The whole idea behind Tinos Food Paths, Giorgos says, is “to keep the chain of knowledge alive from one generation to another.”
Soft spoken, young and relaxed, Giorgos Amoiralis, owner of EXO Catering, quietly explains how an idea morphs into a phenomenon. We’re at lunch at Bourou Restaurant in Chora on Tinos Island in the northern Cyclades. The brilliant October sun gleams off the Aegean illuminating both the fine cuisine and the mesmerizing conversation.
More than once, I admit, my eyes misted over during lunch. Food Paths’ mission is not saving lives; it’s saving a heritage. Over the past years as I’ve traveled Greece during its on-going economic problems and, yes, the brain drain of highly educated young people, I’ve experienced a resilience from the first visit. Today many Greek youth are looking back to what made their great grandparents thrive and survive.
They are looking at the 5,000-year-old heritage of Greece and bringing it into the 21st century, from learning the age-old skill of marble crafts, vineyards reviving thought-to-be extinct grape varieties to actively seeking new commercial opportunities for the unique agricultural products of the varied regions that comprise Greece.
Tinos Food Paths May gastronomic events get producers, farmers and restaurants to communicate and create “a huge table where all food traditions are brought together to make things better.” They don’t come to sell, but to become friends. (Old Greek saying: “Food is an excuse to get together with friends.”)
Started in 2014, The May events created by Tinos Food Paths attracts bloggers, food critics and chefs from around Greece. It has grown from a small gathering of food professionals to an island-wide event of tastings, cooking demonstrations and the chance for the community to interact with professionals. Food Paths has helped increase demand for local products encouraging more young entrepreneurs to look at the land and what it can provide for their future.
The Tinos Food Paths organization has grown since 2014 from a volunteer staff of 50 to 150 managing what has become a festival. Yet it was Giorgos’ understated passion for what he and a few friends set in motion that transcends the original intention.
What has held Greece together for millenniums has been the power of family and community. The violence, disruptions and social changes of the 20th century did much to undermine that foundation. Even on islands where “everyone knows about everyone,” isolation develops; knowing about everyone isn’t the same as “knowing everyone.”
Tinos Island farmers, cheese makers, cured meat producers, and shops specializing in local foods have all experienced increasing demand. Food Paths has energized the community. Not only have professionals strengthened friendships, rather than simply being associates, but the commonality of food has created new bonds among islanders of the importance in maintaining local Greek food traditions.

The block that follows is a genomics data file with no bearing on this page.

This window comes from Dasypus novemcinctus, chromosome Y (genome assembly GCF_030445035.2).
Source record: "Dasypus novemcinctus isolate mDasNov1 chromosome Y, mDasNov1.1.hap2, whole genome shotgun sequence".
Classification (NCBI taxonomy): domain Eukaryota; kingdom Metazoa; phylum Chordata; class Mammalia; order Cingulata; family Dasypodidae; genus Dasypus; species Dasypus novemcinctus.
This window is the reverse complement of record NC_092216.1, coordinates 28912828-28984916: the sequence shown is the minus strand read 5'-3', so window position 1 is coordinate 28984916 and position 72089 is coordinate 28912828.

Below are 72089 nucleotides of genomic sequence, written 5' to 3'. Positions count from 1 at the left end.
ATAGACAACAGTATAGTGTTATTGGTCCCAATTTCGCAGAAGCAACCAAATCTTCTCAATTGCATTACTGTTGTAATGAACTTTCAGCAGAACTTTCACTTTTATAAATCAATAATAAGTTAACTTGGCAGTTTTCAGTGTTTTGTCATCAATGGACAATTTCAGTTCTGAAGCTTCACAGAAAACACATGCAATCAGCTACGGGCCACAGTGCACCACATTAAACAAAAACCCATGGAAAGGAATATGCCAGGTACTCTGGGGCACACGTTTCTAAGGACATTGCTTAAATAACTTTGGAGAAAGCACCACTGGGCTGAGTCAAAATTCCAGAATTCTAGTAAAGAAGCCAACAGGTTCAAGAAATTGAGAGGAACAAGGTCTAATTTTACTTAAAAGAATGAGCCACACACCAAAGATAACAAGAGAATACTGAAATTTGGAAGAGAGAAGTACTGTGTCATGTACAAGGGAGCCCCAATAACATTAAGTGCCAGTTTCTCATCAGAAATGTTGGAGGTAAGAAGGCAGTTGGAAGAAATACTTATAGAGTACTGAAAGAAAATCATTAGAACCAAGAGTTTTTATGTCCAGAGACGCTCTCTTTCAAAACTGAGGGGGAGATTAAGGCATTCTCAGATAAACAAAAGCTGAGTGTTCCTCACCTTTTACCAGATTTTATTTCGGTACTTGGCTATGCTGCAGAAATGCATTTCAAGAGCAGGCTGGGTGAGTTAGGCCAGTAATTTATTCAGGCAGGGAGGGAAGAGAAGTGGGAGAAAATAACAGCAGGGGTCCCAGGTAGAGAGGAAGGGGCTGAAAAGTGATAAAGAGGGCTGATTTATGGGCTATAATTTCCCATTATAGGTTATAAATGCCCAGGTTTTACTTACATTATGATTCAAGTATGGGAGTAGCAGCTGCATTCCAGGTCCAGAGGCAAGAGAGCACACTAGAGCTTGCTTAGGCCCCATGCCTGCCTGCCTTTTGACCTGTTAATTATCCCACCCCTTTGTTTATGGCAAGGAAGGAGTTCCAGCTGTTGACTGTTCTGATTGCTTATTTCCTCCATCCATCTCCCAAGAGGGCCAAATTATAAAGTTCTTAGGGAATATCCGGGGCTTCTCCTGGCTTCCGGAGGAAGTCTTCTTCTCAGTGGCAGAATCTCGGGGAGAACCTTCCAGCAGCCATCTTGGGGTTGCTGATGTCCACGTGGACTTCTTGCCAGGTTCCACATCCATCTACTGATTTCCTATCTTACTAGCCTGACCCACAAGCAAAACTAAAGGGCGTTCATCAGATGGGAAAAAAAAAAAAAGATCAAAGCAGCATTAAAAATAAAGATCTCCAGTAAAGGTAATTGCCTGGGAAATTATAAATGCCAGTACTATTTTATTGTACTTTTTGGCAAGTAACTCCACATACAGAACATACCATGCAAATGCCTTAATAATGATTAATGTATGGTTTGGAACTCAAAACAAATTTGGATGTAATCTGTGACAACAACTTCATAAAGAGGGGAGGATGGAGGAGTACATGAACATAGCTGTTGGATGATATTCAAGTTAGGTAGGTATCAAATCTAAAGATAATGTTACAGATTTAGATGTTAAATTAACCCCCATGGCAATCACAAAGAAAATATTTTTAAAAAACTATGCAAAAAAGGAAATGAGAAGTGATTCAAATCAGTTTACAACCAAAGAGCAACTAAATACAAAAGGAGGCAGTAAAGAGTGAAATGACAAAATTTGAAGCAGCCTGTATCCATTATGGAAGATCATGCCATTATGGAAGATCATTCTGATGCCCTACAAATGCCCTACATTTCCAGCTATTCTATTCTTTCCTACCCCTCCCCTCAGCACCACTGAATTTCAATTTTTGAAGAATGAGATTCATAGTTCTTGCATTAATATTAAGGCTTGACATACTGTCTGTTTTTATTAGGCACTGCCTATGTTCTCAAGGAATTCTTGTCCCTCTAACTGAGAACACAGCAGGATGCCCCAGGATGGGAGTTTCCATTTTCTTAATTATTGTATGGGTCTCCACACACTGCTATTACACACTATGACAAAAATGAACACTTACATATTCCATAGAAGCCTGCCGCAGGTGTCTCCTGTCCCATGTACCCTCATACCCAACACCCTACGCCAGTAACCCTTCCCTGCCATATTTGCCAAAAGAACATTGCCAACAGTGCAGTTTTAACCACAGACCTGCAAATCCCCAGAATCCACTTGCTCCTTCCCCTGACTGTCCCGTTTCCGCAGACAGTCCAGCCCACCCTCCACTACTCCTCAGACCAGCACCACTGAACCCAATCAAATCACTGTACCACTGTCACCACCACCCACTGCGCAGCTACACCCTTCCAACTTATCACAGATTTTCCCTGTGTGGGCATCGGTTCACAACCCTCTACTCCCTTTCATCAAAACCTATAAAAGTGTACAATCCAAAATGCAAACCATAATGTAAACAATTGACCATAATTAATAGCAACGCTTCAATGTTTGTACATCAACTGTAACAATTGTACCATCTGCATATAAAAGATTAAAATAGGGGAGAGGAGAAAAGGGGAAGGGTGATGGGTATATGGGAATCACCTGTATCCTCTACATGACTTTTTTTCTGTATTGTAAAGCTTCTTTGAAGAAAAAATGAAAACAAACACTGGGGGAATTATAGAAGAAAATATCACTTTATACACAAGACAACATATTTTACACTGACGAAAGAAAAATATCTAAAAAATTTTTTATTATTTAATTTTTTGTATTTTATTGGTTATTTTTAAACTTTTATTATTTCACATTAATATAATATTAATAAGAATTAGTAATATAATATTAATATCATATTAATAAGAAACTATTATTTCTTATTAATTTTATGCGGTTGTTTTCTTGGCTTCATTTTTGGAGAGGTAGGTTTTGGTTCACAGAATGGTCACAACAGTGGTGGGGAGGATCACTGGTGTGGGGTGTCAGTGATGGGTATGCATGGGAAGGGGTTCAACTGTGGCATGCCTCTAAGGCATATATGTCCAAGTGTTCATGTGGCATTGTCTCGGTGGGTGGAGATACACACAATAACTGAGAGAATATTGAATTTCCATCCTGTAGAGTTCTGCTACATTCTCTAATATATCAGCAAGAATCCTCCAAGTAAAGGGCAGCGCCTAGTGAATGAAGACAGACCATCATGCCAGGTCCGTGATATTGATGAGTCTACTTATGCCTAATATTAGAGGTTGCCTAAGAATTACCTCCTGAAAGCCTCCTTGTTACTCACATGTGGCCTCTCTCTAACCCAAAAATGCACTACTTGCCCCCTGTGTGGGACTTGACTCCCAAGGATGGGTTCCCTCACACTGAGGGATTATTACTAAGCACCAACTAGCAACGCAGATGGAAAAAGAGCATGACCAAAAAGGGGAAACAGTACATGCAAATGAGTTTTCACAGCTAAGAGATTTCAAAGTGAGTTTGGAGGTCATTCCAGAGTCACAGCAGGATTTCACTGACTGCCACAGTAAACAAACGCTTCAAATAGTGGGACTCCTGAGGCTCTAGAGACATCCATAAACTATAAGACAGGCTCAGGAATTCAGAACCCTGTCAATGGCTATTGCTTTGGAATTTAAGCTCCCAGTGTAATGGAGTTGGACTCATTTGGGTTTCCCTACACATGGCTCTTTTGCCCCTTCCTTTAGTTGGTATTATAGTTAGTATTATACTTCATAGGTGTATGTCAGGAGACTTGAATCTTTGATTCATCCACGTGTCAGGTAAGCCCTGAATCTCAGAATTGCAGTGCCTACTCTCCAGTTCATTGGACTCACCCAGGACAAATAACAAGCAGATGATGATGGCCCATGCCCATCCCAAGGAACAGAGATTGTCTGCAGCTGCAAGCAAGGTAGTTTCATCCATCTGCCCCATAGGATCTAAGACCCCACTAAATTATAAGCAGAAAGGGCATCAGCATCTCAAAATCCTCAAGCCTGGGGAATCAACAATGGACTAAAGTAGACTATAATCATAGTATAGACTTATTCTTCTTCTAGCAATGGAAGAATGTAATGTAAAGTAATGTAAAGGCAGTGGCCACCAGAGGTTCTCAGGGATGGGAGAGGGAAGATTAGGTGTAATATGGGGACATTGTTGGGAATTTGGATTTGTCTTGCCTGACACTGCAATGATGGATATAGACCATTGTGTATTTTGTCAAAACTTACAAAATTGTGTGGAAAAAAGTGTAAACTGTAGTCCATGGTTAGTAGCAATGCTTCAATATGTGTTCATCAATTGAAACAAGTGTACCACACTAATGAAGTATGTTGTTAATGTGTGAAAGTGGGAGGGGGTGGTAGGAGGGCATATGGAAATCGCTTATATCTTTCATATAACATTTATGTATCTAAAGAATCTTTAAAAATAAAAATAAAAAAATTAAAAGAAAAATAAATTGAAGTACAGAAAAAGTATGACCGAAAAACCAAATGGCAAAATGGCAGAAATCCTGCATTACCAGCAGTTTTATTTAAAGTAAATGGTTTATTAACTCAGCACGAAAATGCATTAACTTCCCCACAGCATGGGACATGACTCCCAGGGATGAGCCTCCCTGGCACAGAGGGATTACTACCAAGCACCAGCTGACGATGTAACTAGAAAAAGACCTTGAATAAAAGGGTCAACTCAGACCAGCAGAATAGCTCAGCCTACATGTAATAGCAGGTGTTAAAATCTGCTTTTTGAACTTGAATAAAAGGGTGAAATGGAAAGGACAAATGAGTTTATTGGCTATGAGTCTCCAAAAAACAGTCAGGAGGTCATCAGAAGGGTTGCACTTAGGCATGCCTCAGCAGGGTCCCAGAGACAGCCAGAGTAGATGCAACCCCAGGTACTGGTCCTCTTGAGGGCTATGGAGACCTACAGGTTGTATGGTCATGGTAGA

During my time on Tinos I experienced island pride in their local foods, especially among the restaurants. Tasoula Kouli and Antonis Zotali of Bourou Restaurant hosted lunch in Hora, and it was a virtual menu of Tinos Island.
Malathouni with sun-dried tomatoes and capers: Malathouni is a cow’s milk cheese. The curds are separated from the whey before packing into cloth-lined baskets for a day. The cheese is then removed and hung in cloth to dry for 20 days.
Louza sausage with the wild green kitrena: Louza sausage, a specialty of the northern Cyclades, is cured with salt and then in red wine. After curing it’s sprinkled with pepper, allspice, fennel, cloves and savory. It’s pressed into wide intestines and hung to dry in the air 20 to 25 days. It’s served cut into very thin slices.
Bourou Restaurant’s Tinian Earth salad: Aged Malathouni (more than 20 days) tomatoes, white and black-eyed beans, lettuce, rocket, chickpeas and lentils.
Stuffed Eggplant salad: Bourou has taken a traditional eggplant spread, where the ingredients would have been pureed, and deconstructed it as a salad. Per salad, half an eggplant with skin is pan fried until soft. The eggplant is scooped out reserving the skin “cup.” Chopped tomatoes, onion, dill, mint, parsley, salt, pepper, sugar, garlic, olives and olive oil are tossed with the cooked eggplant and served in the eggplant skin cup.
Braised Lamb with pureed artichokes and roast potatoes: The lamb is marinated overnight in orange and lemon juice, thyme, mustard, garlic and olive oil. It’s then braised and slow roasted in a ceramic pot with the potatoes at low heat.
For the artichoke puree: cook the artichokes and then cut away the leaves until there is only the heart. Boil three times as much weight potatoes and carrots as artichokes. Drain the vegetables reserving a ½ cup cooking liquid. Puree all three with olive oil and a little cooking liquid if necessary. The combination of savory lamb and potatoes with sweet artichokes was a tasty match.
Dessert was rich, creamy homemade French vanilla ice cream with sour cherry sauce. The contrasting sweet/sour flavors were stimulating.
Lunch at Bourou Restaurant coupled by inspiring conversation with Giorgos Amoiralis boosts my optimism even more that the future of Greece is in encouraging its youth to plow their roots back into the economy. In 2014 Tinos Food Paths started as a way for farmers and restaurant owners to get together. In a few short years it has energized Tinos Island community pride. Just imagine how such passion could stimulate a nation.
When you go: Tinos Island is easily reached by ferries from the nearby Athens ports of Piraeus and Rafina.
Special Thanks: to Adriana Flores Bórquez for being my guide and the cooperation of the Municipality of Tinos Island. Transportation was provided by Dellatolas Rent a Car, Hospitality by Bourou Restaurant and accommodations by Hotel Meltemi . Arrangements were facilitated by the MTCgroup.